9. I’m okay with the options for communicating, but like Tossman says, I think the average missionary will feel pressure from family to Facetime/Skype on P-days. My two older sons served, and even with my wife’s pressure, they probably wouldn’t have Facetimed more than once every month or two. My last daughter should hit the mission field in about 4 months, and she is along the same lines. I doubt we’ll hear from her too often as we can barely get her to pick up her phone while she’s away in school. I do think it will help keep some missionaries in the field that otherwise might have gone home. When I served in Italy 1980-82, we couldn’t even call home for Christmas or Mother’s Day. I did call my family for a few minutes right as I left the MTC to fly to Italy, but other than letters once a week, didn’t have any verbal communication with them for the next 22 months. It didn’t kill me, and I can’t say whether I would have been distracted had I been allowed to Facetime/Skype/text on a frequent basis. My parents weren’t members of the church, so it might have been good had I been able to talk to them occasionally beyond what I could express in letters. On the other hand, I was writing a girl that would eventually become my wife. I’m not sure how I would have handled that challenge, except to note that thankfully my P-Day was not on Fridays or Saturdays when she was out running around on her BYU dates:)

  10. Regarding missionaries who have experienced trauma, my brother-in-law’s wife died suddenly in July while a son and daughter were (and still are) away serving missions for the church. It was decided that it would help the daughter to have weekly video chats with her family. She recently lowered the frequency of that to every other week because the logistics of doing the chats every week was a bit too much.

    My two missionary sons regularly interacted with their brother at home via some sort of interactive text chatting. The mission president of one of them decided at one point that his missionaries should discontinue that form of communication. In October when my wife was dying from a year-long illness, their mission presidents gave me the missionaries area cell phone numbers; I didn’t ask for them.

    These examples leave me thinking that much of what has been announced has already been happening with many missionaries, and the mission presidents and missionary department have a lot of experience leading up to the present.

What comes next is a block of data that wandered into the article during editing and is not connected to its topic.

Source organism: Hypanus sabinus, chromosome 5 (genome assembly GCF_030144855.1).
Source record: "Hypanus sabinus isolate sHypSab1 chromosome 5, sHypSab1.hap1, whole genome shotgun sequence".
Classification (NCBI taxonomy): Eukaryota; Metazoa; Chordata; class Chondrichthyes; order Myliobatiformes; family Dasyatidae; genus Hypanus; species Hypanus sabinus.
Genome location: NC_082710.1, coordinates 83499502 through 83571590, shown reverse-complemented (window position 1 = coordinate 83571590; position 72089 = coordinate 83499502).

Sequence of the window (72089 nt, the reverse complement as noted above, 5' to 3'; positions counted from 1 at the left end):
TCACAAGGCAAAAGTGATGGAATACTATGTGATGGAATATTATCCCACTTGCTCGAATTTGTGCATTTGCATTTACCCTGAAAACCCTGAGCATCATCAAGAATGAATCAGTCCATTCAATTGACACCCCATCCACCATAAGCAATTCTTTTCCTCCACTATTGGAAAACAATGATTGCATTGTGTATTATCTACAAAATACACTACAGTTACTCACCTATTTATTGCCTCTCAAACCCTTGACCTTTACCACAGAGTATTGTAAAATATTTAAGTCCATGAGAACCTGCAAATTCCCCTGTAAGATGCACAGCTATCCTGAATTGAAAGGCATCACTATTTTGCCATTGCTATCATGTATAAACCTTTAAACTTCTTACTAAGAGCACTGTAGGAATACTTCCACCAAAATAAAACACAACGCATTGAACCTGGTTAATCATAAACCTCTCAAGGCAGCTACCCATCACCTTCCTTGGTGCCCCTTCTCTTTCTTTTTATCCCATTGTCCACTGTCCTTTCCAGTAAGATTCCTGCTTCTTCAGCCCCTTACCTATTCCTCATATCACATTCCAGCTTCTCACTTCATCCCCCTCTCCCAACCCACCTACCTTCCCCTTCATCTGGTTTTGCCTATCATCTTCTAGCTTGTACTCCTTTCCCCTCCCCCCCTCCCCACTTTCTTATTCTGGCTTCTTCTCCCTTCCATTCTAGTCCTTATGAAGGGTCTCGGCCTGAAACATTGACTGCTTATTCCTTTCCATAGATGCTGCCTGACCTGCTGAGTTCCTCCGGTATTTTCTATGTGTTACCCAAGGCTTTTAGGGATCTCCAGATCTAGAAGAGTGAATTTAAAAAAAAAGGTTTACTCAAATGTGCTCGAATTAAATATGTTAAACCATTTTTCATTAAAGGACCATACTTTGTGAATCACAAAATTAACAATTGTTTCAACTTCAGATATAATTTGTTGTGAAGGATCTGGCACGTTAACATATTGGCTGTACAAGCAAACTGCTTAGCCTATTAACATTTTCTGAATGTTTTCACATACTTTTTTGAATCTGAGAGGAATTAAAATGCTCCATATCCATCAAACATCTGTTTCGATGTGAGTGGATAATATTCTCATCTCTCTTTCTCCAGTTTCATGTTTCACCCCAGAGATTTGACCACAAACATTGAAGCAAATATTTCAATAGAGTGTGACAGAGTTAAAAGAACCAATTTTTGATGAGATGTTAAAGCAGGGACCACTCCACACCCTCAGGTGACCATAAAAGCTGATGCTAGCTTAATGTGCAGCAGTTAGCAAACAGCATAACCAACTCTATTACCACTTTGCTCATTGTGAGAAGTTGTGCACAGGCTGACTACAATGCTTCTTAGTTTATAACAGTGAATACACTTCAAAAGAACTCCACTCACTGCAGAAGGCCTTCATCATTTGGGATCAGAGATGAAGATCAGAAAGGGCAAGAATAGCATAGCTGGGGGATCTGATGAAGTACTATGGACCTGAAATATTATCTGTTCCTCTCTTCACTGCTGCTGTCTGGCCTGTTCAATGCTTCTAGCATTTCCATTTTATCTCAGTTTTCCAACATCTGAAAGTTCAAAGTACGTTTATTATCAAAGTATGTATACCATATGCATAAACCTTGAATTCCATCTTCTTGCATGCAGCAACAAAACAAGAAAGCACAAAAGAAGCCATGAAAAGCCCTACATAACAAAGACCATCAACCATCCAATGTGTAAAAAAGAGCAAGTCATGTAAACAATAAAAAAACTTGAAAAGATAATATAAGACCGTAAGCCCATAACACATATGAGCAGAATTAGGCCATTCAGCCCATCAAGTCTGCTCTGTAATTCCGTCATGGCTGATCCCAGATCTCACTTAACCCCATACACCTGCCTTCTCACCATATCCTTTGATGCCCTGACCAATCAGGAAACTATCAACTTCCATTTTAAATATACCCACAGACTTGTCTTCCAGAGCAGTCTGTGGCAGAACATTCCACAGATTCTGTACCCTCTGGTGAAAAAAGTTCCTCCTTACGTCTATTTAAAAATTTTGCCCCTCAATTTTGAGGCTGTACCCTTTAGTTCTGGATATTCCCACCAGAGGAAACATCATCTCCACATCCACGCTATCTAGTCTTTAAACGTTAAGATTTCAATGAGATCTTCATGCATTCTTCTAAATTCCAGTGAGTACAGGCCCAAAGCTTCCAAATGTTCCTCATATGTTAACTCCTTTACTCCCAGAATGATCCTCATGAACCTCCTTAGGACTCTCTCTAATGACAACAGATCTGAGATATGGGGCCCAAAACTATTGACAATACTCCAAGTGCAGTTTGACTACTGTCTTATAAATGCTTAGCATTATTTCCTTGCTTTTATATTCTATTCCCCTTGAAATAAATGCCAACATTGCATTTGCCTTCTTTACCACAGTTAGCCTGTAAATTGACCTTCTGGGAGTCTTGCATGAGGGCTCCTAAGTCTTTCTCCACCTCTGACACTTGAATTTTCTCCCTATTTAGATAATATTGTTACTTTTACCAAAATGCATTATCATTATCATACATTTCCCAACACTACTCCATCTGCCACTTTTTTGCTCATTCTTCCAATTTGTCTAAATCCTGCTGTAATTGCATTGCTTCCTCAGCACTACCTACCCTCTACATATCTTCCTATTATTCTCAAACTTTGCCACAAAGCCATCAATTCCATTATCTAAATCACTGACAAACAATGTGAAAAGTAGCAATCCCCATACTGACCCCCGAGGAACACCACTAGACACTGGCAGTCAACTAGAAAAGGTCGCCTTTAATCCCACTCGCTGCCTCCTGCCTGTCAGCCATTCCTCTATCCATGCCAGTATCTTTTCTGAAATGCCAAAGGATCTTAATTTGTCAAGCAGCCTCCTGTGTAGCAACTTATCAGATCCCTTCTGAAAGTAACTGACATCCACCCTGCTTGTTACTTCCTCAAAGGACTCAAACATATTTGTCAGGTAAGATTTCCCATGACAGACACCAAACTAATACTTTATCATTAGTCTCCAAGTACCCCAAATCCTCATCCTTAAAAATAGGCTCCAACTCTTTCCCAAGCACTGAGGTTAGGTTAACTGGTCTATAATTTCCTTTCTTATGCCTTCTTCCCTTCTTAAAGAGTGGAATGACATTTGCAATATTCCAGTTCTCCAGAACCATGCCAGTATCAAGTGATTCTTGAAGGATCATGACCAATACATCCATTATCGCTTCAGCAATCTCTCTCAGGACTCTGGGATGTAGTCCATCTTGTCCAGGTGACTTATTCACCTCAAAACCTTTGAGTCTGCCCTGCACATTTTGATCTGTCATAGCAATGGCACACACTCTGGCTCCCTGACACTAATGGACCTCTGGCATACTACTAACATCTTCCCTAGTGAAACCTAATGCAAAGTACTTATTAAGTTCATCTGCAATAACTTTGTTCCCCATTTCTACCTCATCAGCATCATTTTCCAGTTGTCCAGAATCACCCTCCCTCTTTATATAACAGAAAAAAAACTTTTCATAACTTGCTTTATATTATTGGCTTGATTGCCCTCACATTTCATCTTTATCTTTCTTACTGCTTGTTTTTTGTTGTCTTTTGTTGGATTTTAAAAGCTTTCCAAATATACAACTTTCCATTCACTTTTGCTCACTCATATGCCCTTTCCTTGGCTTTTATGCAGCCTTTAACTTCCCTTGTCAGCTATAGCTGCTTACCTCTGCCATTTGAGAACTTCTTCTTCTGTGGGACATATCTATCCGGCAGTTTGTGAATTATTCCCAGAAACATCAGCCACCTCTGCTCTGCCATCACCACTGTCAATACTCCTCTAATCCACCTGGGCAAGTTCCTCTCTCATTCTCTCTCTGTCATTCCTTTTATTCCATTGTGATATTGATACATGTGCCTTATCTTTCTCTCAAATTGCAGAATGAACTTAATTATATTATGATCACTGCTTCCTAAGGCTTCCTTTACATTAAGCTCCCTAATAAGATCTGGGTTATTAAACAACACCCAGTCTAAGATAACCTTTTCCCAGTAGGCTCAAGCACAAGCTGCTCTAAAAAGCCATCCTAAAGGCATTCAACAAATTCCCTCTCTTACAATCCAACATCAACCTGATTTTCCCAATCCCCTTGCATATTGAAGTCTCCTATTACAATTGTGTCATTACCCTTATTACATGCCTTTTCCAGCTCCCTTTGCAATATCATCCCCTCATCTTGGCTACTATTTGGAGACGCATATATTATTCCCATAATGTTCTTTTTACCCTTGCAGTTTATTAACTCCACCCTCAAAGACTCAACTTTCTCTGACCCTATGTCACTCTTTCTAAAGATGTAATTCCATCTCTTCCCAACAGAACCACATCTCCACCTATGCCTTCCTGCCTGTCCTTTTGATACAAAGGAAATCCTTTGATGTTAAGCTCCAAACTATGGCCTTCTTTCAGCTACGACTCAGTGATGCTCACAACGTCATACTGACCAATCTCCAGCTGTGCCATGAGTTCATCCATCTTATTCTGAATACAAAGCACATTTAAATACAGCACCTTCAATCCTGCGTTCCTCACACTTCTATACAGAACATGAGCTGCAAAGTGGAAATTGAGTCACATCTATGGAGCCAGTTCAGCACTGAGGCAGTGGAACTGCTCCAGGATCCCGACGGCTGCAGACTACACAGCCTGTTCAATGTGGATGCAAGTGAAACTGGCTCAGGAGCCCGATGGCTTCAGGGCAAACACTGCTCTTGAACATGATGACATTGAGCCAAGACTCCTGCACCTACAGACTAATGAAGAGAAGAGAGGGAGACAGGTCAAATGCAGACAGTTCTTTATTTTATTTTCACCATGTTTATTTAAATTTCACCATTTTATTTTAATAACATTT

I do wonder if anything will change with my son who is still out. Setting up video with the family on Christmas is a bit of a hassle that I don’t expect he or I will find worth doing every week. My son who has been back a few months said weekly calls were definitely something that he would not have wanted. I had wondered before if we should have a Mothers’ Day call, so I guess that puzzle has been answered.

  11. I think that in the past missionary communication has been function of technology and cost, not necessarily to form a barrier from the family.

    For early missionaries, letters were the only option. Once telephones became common, they were still burdensomely expensive for most to use for long distance calls, especially overseas. So letters remained the consistant method except for special occasions.

    Once email became commonplace with no real cost, then that became a standard communication form. No more waiting for 3 weeks to get a letter.

    Now due to the internet and unlimited call cell plans, many of the financial burdens are eliminated for most forms of communication. It makes sense that the Church would embrace these, as I think that barring communication from the family was never the goal.

    I do think that avoiding distractions are still very important and mission presidents may be busy trying to make sure that communication is not excessive nor becomes distracting. But, I think that some have interpreted former policy as a form of separation incorrectly.

    Then again, I could be interpreting this completely wrong myself.

  12. As for my missionary, I suggested a communications option and they proposed/executed something else entirely. And after a while, it was “Time for me to hang up now. Love you guys!” with various iterations on ‘Bye, Love you!’ then <click>.

    I think it was stressful because they were dealing with unusual snowfall, an outage of the computers they are normally able to use for P-day e-mail, and being asked to keep all electronic communications with home (e-mail, calls, etc.) to the 90 minute window originally set aside for electronic communications.

    I would disagree that the previous limitation on communications was merely informed by cost and access. My final missionary companion was the only convert in her family and was granted permission to phone home regularly (circa 1985).

    In a recent situation, someone I know had been granted permission to phone home regularly, but the mission president disagreed with this Church HQ-approved allowance and decided to send the missionary home due to “disobedience.” That individual has not darkened the doors of a Church since, and I don’t think this recent change will affect their feelings on the matter.